The percentage of U.S. workers who participate in their employers’ retirement plans slipped slightly in 2012, according to a report by the Employee Benefit Research Institute.
Despite the tax savings and long-term benefits of stashing pre-tax income in retirement plans, the majority of workers fail to take advantage of employer-sponsored programs, such as 401(k) accounts, the group reported.
The 39.4 percent participation rate in 2012 was a slight decrease from a 39.7 percent rate a year earlier, the group said.
Government employees were much more likely to participate, with 71.5 percent contributing to their retirement plans, the report said.
Those less likely to participate were younger, non-white or unmarried or had lower education levels, the report said. Also, those with lower income levels or health problems were less likely to participate.
Women participated at lower rates than men, the report said. Latinos born outside the United States had “substantially lower” levels of participation, the report said.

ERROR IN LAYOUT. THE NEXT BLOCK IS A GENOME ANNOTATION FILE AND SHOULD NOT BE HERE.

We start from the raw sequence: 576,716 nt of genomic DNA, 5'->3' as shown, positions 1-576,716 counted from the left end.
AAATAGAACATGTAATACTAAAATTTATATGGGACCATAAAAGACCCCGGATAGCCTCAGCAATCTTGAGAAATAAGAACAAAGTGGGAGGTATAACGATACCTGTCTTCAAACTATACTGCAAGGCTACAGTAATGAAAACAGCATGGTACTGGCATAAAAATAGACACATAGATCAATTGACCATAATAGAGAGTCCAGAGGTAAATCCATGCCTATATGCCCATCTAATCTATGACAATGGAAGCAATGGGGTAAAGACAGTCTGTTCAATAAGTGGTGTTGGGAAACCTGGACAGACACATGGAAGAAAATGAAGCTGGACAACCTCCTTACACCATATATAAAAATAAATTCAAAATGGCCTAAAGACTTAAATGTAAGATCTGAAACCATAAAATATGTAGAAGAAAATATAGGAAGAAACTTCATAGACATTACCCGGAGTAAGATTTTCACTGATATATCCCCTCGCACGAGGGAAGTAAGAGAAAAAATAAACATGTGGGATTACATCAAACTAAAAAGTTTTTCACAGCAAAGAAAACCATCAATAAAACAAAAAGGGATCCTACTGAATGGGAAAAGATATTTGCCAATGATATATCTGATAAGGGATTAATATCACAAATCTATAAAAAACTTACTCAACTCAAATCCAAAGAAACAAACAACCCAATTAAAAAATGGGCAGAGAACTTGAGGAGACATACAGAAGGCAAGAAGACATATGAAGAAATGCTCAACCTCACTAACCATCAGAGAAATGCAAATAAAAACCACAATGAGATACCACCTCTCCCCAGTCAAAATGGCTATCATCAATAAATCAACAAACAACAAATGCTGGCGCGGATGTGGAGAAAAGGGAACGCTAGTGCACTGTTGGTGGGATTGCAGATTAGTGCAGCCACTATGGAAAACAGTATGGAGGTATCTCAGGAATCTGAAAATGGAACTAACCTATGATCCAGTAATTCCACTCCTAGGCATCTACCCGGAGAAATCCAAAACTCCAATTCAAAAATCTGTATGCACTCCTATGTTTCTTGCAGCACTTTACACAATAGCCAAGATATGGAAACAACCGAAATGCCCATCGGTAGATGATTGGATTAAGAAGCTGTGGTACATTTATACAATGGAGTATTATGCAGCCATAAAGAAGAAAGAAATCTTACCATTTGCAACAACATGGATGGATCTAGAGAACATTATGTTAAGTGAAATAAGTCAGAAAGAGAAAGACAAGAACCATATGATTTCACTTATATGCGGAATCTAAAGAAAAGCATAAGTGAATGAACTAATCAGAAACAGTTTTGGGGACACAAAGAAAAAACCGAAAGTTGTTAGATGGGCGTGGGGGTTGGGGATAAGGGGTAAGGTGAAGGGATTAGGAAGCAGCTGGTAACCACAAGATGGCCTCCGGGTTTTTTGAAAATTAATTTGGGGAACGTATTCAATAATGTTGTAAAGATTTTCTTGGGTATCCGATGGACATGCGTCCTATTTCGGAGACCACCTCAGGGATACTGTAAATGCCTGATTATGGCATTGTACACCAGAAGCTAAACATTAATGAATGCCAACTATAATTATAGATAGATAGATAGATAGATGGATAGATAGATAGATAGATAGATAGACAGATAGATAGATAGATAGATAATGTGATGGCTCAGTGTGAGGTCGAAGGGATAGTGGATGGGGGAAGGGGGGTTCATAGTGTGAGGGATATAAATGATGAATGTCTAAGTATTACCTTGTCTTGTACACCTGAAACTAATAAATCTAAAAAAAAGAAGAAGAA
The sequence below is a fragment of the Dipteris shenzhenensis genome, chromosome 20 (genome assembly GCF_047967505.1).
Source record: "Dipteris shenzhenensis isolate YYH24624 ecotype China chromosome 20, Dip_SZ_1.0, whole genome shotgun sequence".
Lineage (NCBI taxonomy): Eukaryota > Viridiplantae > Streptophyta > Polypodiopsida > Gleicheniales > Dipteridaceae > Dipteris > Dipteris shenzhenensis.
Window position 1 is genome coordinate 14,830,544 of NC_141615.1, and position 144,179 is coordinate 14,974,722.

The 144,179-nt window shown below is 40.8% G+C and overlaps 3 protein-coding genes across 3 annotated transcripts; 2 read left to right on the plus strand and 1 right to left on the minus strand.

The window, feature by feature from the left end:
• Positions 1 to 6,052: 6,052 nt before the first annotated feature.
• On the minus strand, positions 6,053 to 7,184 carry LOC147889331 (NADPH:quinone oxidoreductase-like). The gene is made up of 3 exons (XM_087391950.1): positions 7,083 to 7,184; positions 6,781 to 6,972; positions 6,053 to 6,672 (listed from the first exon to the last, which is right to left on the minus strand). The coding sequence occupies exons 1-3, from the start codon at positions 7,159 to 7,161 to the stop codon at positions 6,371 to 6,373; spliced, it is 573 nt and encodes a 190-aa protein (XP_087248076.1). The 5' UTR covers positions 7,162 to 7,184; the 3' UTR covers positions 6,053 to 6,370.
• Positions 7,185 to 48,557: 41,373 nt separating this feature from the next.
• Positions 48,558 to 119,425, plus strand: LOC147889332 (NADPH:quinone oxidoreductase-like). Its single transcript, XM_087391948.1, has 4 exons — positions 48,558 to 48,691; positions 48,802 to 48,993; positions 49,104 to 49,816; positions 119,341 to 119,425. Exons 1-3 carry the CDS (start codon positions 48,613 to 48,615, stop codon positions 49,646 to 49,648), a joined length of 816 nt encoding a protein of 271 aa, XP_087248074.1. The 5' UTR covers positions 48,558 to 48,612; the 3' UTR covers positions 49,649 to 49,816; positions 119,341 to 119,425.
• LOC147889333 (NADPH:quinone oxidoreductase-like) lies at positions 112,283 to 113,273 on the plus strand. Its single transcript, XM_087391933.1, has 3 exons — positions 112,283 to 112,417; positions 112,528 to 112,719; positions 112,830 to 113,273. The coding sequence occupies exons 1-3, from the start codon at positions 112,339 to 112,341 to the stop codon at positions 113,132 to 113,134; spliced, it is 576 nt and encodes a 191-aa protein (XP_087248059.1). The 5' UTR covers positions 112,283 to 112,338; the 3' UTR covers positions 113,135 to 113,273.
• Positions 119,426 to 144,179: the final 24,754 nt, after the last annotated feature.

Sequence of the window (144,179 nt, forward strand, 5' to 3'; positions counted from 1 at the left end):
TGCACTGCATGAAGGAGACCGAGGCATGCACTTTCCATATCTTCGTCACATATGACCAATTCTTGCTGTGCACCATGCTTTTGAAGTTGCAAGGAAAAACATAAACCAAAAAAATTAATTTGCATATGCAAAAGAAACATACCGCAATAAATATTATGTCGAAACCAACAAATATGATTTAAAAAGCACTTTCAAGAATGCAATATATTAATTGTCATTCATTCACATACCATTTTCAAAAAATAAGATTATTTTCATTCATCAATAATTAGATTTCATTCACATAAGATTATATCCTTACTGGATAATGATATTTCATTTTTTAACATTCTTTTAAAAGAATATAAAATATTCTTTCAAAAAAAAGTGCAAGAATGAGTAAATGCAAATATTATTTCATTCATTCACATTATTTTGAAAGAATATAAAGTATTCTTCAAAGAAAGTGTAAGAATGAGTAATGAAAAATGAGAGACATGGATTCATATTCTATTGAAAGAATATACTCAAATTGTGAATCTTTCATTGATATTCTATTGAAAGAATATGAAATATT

Financial advisors have long counseled workers to contribute to their 401(k) accounts, because many employers no longer offer traditional pensions and Social Security will not provide enough income for most people during retirement.
One of the most significant advantages of 401(k) accounts is that workers do not have to pay taxes on the contributions until the funds are withdrawn. This allows money that would have been paid in taxes to generate interest and investment income that can compound for decades.